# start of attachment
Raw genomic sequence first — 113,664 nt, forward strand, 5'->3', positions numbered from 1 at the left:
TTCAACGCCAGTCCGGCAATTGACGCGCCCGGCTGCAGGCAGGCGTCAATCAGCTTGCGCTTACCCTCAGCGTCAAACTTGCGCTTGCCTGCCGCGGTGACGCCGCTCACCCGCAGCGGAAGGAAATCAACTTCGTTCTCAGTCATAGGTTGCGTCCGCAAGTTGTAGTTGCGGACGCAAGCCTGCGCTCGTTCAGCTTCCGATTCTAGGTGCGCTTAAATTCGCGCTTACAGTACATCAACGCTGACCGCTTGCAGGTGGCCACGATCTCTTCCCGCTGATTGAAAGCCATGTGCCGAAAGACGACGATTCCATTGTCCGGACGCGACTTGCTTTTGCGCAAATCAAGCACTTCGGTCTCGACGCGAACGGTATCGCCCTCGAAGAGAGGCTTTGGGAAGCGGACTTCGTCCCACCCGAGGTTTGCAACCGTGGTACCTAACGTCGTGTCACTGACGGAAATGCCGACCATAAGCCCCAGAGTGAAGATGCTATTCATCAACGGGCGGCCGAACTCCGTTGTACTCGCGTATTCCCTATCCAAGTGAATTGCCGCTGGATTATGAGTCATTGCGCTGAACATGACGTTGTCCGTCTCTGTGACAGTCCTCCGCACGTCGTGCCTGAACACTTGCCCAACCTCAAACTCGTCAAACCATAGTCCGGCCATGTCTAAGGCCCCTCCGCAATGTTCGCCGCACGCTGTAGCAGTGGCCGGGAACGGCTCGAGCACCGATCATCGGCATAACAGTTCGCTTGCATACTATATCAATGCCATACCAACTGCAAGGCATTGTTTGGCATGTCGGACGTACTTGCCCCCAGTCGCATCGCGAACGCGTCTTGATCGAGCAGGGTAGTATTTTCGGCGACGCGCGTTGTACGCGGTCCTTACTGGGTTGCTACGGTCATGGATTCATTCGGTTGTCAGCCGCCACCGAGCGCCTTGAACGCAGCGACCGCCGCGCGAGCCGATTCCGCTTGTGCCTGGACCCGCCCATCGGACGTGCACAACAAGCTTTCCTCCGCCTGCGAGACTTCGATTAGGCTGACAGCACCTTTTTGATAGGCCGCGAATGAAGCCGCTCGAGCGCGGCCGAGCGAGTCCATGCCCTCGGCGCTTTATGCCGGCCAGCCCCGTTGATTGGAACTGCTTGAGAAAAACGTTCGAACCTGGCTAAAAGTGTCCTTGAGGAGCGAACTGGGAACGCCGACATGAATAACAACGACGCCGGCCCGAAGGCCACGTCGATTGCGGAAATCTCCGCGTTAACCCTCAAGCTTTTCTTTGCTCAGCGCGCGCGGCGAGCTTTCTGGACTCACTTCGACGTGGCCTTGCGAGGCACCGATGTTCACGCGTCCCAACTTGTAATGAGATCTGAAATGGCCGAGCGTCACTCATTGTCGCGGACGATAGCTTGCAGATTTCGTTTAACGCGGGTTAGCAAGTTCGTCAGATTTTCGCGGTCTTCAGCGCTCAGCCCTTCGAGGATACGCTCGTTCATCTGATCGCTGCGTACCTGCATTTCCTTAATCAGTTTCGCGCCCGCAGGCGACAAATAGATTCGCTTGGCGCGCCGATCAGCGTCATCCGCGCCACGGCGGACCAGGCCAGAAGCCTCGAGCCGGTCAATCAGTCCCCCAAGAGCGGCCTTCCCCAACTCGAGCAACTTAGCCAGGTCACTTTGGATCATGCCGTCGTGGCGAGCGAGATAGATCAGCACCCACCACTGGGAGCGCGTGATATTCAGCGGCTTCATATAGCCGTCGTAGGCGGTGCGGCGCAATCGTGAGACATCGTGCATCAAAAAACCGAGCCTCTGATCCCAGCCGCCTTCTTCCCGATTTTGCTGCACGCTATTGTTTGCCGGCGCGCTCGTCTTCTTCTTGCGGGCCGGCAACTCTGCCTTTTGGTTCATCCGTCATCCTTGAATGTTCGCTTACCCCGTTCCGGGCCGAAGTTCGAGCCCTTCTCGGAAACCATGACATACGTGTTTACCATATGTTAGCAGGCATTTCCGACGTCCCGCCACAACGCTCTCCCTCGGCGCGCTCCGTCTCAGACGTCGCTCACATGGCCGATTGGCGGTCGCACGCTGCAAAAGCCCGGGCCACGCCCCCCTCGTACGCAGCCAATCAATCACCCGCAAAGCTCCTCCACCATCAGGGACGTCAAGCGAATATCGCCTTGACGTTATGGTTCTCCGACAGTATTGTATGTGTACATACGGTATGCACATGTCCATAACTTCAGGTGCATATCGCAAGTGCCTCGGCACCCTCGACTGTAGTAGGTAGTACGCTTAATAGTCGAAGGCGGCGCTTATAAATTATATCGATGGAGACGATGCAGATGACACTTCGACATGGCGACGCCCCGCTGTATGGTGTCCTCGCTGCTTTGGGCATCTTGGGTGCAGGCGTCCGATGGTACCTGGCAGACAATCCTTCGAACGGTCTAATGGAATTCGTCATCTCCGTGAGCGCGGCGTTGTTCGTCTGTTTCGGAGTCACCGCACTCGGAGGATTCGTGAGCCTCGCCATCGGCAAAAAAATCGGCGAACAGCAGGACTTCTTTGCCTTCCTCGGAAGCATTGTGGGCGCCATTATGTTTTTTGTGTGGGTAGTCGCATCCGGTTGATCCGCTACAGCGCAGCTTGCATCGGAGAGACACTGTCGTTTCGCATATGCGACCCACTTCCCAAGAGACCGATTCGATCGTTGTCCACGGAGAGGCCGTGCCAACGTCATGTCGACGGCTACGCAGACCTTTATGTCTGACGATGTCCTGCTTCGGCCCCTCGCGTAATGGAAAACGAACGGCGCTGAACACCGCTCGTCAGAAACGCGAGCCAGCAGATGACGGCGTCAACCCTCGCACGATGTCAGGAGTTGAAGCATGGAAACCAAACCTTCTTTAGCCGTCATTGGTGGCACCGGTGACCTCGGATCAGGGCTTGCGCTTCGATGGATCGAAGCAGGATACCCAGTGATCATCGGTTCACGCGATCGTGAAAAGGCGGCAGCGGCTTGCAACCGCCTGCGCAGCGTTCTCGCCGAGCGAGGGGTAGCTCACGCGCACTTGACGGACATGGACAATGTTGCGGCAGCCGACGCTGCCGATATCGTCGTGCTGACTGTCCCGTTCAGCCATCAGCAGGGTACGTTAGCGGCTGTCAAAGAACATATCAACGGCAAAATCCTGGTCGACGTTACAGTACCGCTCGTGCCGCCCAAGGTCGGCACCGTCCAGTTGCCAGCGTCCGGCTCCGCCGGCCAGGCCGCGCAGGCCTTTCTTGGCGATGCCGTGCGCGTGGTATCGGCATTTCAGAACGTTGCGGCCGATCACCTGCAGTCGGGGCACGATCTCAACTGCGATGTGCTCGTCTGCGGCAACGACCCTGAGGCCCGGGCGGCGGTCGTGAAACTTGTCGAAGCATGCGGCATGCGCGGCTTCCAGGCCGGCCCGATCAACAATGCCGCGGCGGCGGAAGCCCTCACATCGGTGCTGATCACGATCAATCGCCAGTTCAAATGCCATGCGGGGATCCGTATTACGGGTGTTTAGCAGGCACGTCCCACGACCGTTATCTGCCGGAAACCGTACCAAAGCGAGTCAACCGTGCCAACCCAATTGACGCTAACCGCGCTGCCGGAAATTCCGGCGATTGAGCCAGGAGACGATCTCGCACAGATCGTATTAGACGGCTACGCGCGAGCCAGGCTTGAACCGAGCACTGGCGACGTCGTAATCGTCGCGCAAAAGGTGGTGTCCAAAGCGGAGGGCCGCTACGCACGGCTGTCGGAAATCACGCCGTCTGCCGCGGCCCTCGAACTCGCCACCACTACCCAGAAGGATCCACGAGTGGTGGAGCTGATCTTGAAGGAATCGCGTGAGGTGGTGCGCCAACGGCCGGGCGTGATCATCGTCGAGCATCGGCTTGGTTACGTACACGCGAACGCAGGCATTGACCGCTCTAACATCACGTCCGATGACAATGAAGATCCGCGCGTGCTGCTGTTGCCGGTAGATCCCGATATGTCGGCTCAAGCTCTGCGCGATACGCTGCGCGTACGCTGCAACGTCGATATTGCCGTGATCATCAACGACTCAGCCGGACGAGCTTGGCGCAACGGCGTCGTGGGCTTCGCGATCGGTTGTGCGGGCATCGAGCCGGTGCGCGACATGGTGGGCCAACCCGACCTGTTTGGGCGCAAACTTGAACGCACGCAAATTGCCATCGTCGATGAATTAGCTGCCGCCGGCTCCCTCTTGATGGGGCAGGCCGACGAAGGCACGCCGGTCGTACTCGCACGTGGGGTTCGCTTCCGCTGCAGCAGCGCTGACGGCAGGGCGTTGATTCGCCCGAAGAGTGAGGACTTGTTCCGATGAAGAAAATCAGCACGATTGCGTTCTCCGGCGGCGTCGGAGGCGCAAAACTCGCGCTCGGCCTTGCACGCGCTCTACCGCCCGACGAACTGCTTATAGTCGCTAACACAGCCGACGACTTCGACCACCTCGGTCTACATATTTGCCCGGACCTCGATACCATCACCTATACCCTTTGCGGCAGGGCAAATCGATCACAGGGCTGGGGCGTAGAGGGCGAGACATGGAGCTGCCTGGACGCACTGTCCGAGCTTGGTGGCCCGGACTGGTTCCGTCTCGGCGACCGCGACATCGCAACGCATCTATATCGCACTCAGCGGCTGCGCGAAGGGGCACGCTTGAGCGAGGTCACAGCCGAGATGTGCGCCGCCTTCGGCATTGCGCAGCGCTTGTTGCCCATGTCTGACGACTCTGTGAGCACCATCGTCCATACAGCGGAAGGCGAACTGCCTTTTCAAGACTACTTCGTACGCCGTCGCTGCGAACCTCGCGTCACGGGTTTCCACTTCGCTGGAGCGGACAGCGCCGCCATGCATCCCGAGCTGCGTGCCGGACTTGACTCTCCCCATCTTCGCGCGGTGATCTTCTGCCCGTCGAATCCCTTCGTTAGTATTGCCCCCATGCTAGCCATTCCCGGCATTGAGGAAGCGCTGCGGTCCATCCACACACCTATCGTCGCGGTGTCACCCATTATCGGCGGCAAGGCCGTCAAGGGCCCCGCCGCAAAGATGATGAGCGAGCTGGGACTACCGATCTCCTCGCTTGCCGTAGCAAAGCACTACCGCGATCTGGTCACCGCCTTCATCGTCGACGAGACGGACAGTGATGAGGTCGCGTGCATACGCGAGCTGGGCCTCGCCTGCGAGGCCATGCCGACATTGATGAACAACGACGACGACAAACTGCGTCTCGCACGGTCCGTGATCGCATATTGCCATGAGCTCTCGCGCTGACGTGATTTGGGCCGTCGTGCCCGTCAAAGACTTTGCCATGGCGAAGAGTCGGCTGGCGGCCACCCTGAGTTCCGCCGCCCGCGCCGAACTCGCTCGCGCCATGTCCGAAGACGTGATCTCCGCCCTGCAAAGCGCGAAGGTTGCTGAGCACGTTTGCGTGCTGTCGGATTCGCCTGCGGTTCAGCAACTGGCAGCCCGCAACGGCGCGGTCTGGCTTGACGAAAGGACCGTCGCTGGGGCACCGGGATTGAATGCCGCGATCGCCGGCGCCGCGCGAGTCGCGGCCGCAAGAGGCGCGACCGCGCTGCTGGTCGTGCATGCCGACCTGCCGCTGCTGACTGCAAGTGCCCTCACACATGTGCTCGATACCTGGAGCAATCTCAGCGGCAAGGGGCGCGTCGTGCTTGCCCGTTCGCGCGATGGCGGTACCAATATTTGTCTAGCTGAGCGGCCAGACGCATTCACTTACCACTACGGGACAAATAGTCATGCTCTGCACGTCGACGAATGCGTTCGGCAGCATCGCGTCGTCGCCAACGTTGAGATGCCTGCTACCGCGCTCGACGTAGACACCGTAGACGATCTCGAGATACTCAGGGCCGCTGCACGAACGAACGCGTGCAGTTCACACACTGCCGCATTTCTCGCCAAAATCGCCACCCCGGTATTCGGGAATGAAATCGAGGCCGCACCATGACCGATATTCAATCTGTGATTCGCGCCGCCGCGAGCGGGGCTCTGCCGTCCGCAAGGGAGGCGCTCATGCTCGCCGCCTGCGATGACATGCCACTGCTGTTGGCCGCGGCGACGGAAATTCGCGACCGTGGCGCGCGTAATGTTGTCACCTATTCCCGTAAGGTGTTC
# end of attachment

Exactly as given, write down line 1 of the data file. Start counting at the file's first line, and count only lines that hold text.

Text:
Raw genomic sequence first — 113,664 nt, forward strand, 5'->3', positions numbered from 1 at the left: